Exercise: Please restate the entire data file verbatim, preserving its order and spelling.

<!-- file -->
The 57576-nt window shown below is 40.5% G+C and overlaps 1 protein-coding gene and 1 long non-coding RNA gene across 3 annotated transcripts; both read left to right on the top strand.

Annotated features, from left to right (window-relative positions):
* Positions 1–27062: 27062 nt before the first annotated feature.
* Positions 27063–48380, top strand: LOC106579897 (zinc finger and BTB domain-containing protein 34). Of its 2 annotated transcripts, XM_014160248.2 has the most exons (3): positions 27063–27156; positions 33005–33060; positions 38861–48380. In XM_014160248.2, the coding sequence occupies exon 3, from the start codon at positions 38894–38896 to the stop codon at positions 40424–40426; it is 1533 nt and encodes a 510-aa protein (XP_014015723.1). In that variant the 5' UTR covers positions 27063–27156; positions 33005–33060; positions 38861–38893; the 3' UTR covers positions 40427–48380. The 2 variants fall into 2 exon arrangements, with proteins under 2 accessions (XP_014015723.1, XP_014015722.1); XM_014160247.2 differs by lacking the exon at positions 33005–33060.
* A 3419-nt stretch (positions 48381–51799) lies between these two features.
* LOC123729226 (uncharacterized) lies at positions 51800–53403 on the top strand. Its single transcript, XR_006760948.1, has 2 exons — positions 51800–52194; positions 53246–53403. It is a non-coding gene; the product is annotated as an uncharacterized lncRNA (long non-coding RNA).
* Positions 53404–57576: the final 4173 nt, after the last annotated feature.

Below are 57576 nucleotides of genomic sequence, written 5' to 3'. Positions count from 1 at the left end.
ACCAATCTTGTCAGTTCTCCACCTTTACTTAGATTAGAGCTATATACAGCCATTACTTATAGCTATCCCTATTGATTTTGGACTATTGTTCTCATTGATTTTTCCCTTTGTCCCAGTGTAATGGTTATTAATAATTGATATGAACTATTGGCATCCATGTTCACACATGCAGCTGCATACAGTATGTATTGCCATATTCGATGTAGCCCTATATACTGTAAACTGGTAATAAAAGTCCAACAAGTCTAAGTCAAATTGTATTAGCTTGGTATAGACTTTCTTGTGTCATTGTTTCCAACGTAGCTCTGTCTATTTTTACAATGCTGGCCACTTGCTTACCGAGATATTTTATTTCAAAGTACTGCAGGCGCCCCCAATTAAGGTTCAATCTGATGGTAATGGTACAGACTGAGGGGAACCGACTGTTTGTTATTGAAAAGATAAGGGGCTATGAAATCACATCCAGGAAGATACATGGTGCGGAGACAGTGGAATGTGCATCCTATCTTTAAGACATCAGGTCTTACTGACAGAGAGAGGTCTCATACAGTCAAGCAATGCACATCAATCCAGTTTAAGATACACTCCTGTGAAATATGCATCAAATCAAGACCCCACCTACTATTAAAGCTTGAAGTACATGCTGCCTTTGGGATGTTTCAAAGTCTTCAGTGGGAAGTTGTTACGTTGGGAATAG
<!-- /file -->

The 57576-nt window shown below is 40.5% G+C and overlaps 1 protein-coding gene and 1 long non-coding RNA gene across 3 annotated transcripts; both read left to right on the top strand.

Annotated features, from left to right (window-relative positions):
* Positions 1–27062: 27062 nt before the first annotated feature.
* Positions 27063–48380, top strand: LOC106579897 (zinc finger and BTB domain-containing protein 34). Of its 2 annotated transcripts, XM_014160248.2 has the most exons (3): positions 27063–27156; positions 33005–33060; positions 38861–48380. In XM_014160248.2, the coding sequence occupies exon 3, from the start codon at positions 38894–38896 to the stop codon at positions 40424–40426; it is 1533 nt and encodes a 510-aa protein (XP_014015723.1). In that variant the 5' UTR covers positions 27063–27156; positions 33005–33060; positions 38861–38893; the 3' UTR covers positions 40427–48380. The 2 variants fall into 2 exon arrangements, with proteins under 2 accessions (XP_014015723.1, XP_014015722.1); XM_014160247.2 differs by lacking the exon at positions 33005–33060.
* A 3419-nt stretch (positions 48381–51799) lies between these two features.
* LOC123729226 (uncharacterized) lies at positions 51800–53403 on the top strand. Its single transcript, XR_006760948.1, has 2 exons — positions 51800–52194; positions 53246–53403. It is a non-coding gene; the product is annotated as an uncharacterized lncRNA (long non-coding RNA).
* Positions 53404–57576: the final 4173 nt, after the last annotated feature.

Below are 57576 nucleotides of genomic sequence, written 5' to 3'. Positions count from 1 at the left end.
ACCAATCTTGTCAGTTCTCCACCTTTACTTAGATTAGAGCTATATACAGCCATTACTTATAGCTATCCCTATTGATTTTGGACTATTGTTCTCATTGATTTTTCCCTTTGTCCCAGTGTAATGGTTATTAATAATTGATATGAACTATTGGCATCCATGTTCACACATGCAGCTGCATACAGTATGTATTGCCATATTCGATGTAGCCCTATATACTGTAAACTGGTAATAAAAGTCCAACAAGTCTAAGTCAAATTGTATTAGCTTGGTATAGACTTTCTTGTGTCATTGTTTCCAACGTAGCTCTGTCTATTTTTACAATGCTGGCCACTTGCTTACCGAGATATTTTATTTCAAAGTACTGCAGGCGCCCCCAATTAAGGTTCAATCTGATGGTAATGGTACAGACTGAGGGGAACCGACTGTTTGTTATTGAAAAGATAAGGGGCTATGAAATCACATCCAGGAAGATACATGGTGCGGAGACAGTGGAATGTGCATCCTATCTTTAAGACATCAGGTCTTACTGACAGAGAGAGGTCTCATACAGTCAAGCAATGCACATCAATCCAGTTTAAGATACACTCCTGTGAAATATGCATCAAATCAAGACCCCACCTACTATTAAAGCTTGAAGTACATGCTGCCTTTGGGATGTTTCAAAGTCTTCAGTGGGAAGTTGTTACGTTGGGAATAG